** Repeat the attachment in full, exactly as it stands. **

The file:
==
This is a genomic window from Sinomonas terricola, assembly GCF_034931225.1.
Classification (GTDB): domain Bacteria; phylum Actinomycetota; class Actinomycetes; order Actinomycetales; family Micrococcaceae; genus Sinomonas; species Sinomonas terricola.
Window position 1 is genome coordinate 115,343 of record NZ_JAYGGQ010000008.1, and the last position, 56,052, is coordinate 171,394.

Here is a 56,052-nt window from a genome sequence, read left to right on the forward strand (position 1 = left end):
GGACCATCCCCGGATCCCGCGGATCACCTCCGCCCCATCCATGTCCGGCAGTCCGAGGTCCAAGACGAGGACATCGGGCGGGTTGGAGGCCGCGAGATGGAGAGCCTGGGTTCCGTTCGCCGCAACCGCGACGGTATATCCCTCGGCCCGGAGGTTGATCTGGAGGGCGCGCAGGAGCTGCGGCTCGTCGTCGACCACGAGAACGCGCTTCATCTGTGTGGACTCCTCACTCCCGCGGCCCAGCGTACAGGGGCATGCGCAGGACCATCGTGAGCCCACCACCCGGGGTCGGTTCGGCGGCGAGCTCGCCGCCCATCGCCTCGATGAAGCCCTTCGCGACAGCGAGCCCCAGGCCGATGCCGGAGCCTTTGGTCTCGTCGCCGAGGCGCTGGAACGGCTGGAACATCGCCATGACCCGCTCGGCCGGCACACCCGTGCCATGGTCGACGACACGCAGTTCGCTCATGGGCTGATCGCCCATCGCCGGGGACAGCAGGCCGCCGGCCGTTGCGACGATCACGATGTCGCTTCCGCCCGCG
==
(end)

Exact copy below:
This is a genomic window from Sinomonas terricola, assembly GCF_034931225.1.
Classification (GTDB): domain Bacteria; phylum Actinomycetota; class Actinomycetes; order Actinomycetales; family Micrococcaceae; genus Sinomonas; species Sinomonas terricola.
Window position 1 is genome coordinate 115,343 of record NZ_JAYGGQ010000008.1, and the last position, 56,052, is coordinate 171,394.

Here is a 56,052-nt window from a genome sequence, read left to right on the forward strand (position 1 = left end):
GGACCATCCCCGGATCCCGCGGATCACCTCCGCCCCATCCATGTCCGGCAGTCCGAGGTCCAAGACGAGGACATCGGGCGGGTTGGAGGCCGCGAGATGGAGAGCCTGGGTTCCGTTCGCCGCAACCGCGACGGTATATCCCTCGGCCCGGAGGTTGATCTGGAGGGCGCGCAGGAGCTGCGGCTCGTCGTCGACCACGAGAACGCGCTTCATCTGTGTGGACTCCTCACTCCCGCGGCCCAGCGTACAGGGGCATGCGCAGGACCATCGTGAGCCCACCACCCGGGGTCGGTTCGGCGGCGAGCTCGCCGCCCATCGCCTCGATGAAGCCCTTCGCGACAGCGAGCCCCAGGCCGATGCCGGAGCCTTTGGTCTCGTCGCCGAGGCGCTGGAACGGCTGGAACATCGCCATGACCCGCTCGGCCGGCACACCCGTGCCATGGTCGACGACACGCAGTTCGCTCATGGGCTGATCGCCCATCGCCGGGGACAGCAGGCCGCCGGCCGTTGCGACGATCACGATGTCGCTTCCGCCCGCG